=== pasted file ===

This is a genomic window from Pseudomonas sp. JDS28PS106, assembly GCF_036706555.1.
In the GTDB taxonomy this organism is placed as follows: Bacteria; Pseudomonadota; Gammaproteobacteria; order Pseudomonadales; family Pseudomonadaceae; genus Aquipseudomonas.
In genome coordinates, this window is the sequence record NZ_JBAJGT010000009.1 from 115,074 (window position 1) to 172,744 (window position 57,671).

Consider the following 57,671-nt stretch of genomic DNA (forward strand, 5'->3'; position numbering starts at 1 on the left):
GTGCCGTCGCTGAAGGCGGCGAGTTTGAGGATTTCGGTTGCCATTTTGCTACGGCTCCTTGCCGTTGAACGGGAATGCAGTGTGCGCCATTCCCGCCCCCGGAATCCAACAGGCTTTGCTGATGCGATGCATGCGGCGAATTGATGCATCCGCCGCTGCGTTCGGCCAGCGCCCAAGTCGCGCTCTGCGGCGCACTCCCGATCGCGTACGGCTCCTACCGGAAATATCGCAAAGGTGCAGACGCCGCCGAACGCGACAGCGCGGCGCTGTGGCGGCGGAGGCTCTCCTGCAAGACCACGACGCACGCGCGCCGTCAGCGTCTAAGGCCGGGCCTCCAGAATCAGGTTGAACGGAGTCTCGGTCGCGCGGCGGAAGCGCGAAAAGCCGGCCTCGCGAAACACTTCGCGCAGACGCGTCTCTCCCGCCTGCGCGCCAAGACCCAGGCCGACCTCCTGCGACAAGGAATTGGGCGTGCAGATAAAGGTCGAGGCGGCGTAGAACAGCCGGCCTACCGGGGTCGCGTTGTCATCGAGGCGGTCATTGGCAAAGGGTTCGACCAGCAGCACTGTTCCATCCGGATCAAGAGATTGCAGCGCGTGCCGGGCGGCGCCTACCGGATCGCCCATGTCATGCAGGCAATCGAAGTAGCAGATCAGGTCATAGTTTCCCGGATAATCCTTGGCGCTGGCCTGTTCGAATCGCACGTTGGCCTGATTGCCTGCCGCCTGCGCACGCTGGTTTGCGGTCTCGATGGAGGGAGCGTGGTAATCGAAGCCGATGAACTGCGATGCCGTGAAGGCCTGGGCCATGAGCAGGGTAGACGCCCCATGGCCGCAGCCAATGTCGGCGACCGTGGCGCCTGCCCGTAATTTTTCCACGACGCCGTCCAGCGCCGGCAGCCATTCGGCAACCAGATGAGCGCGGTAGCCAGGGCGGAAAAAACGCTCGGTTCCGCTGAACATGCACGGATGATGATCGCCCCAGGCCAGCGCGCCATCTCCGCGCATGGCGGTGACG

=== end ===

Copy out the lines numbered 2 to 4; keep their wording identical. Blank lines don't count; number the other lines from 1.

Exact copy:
In the GTDB taxonomy this organism is placed as follows: Bacteria; Pseudomonadota; Gammaproteobacteria; order Pseudomonadales; family Pseudomonadaceae; genus Aquipseudomonas.
In genome coordinates, this window is the sequence record NZ_JBAJGT010000009.1 from 115,074 (window position 1) to 172,744 (window position 57,671).

Consider the following 57,671-nt stretch of genomic DNA (forward strand, 5'->3'; position numbering starts at 1 on the left):